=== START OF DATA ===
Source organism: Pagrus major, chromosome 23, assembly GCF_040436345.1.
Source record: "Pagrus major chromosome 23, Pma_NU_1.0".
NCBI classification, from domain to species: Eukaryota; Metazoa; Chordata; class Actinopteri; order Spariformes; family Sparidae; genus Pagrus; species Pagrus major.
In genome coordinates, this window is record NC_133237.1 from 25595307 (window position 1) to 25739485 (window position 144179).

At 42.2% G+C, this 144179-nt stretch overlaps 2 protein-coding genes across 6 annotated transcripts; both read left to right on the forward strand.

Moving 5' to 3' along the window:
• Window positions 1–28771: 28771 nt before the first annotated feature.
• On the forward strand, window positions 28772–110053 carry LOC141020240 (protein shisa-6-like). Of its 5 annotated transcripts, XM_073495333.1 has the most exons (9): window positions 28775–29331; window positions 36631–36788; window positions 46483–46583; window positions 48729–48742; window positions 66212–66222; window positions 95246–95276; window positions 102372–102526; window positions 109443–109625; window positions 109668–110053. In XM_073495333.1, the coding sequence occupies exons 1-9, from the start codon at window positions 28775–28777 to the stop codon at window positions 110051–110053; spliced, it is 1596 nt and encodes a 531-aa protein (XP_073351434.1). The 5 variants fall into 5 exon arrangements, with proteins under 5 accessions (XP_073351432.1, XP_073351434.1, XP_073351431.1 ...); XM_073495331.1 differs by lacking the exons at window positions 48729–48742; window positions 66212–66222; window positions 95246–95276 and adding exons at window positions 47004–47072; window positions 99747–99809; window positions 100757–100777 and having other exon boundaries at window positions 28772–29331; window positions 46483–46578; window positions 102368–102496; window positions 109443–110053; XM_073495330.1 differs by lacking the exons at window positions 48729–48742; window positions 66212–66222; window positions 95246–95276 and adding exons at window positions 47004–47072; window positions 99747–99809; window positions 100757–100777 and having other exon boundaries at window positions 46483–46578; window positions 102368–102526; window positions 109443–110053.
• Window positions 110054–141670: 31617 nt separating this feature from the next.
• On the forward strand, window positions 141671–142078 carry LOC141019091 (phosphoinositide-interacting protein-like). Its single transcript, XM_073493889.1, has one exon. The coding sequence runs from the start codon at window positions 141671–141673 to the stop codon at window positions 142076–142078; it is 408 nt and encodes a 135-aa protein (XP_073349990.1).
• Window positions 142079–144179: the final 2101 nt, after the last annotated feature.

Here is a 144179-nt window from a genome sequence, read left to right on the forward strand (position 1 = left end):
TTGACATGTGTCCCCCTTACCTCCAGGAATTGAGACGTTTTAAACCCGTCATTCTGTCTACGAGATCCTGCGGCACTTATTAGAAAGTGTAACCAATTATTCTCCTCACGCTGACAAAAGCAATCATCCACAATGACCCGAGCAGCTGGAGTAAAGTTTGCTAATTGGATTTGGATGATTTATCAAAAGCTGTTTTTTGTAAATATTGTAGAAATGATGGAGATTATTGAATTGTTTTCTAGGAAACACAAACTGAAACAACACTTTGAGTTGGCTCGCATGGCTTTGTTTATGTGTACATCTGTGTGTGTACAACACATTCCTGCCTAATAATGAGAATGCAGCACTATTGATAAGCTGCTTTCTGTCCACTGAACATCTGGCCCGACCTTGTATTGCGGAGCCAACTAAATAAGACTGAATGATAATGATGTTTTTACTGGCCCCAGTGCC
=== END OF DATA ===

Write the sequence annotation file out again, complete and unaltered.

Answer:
Source organism: Pagrus major, chromosome 23, assembly GCF_040436345.1.
Source record: "Pagrus major chromosome 23, Pma_NU_1.0".
NCBI classification, from domain to species: Eukaryota; Metazoa; Chordata; class Actinopteri; order Spariformes; family Sparidae; genus Pagrus; species Pagrus major.
In genome coordinates, this window is record NC_133237.1 from 25595307 (window position 1) to 25739485 (window position 144179).

At 42.2% G+C, this 144179-nt stretch overlaps 2 protein-coding genes across 6 annotated transcripts; both read left to right on the forward strand.

Moving 5' to 3' along the window:
• Window positions 1–28771: 28771 nt before the first annotated feature.
• On the forward strand, window positions 28772–110053 carry LOC141020240 (protein shisa-6-like). Of its 5 annotated transcripts, XM_073495333.1 has the most exons (9): window positions 28775–29331; window positions 36631–36788; window positions 46483–46583; window positions 48729–48742; window positions 66212–66222; window positions 95246–95276; window positions 102372–102526; window positions 109443–109625; window positions 109668–110053. In XM_073495333.1, the coding sequence occupies exons 1-9, from the start codon at window positions 28775–28777 to the stop codon at window positions 110051–110053; spliced, it is 1596 nt and encodes a 531-aa protein (XP_073351434.1). The 5 variants fall into 5 exon arrangements, with proteins under 5 accessions (XP_073351432.1, XP_073351434.1, XP_073351431.1 ...); XM_073495331.1 differs by lacking the exons at window positions 48729–48742; window positions 66212–66222; window positions 95246–95276 and adding exons at window positions 47004–47072; window positions 99747–99809; window positions 100757–100777 and having other exon boundaries at window positions 28772–29331; window positions 46483–46578; window positions 102368–102496; window positions 109443–110053; XM_073495330.1 differs by lacking the exons at window positions 48729–48742; window positions 66212–66222; window positions 95246–95276 and adding exons at window positions 47004–47072; window positions 99747–99809; window positions 100757–100777 and having other exon boundaries at window positions 46483–46578; window positions 102368–102526; window positions 109443–110053.
• Window positions 110054–141670: 31617 nt separating this feature from the next.
• On the forward strand, window positions 141671–142078 carry LOC141019091 (phosphoinositide-interacting protein-like). Its single transcript, XM_073493889.1, has one exon. The coding sequence runs from the start codon at window positions 141671–141673 to the stop codon at window positions 142076–142078; it is 408 nt and encodes a 135-aa protein (XP_073349990.1).
• Window positions 142079–144179: the final 2101 nt, after the last annotated feature.

Here is a 144179-nt window from a genome sequence, read left to right on the forward strand (position 1 = left end):
TTGACATGTGTCCCCCTTACCTCCAGGAATTGAGACGTTTTAAACCCGTCATTCTGTCTACGAGATCCTGCGGCACTTATTAGAAAGTGTAACCAATTATTCTCCTCACGCTGACAAAAGCAATCATCCACAATGACCCGAGCAGCTGGAGTAAAGTTTGCTAATTGGATTTGGATGATTTATCAAAAGCTGTTTTTTGTAAATATTGTAGAAATGATGGAGATTATTGAATTGTTTTCTAGGAAACACAAACTGAAACAACACTTTGAGTTGGCTCGCATGGCTTTGTTTATGTGTACATCTGTGTGTGTACAACACATTCCTGCCTAATAATGAGAATGCAGCACTATTGATAAGCTGCTTTCTGTCCACTGAACATCTGGCCCGACCTTGTATTGCGGAGCCAACTAAATAAGACTGAATGATAATGATGTTTTTACTGGCCCCAGTGCC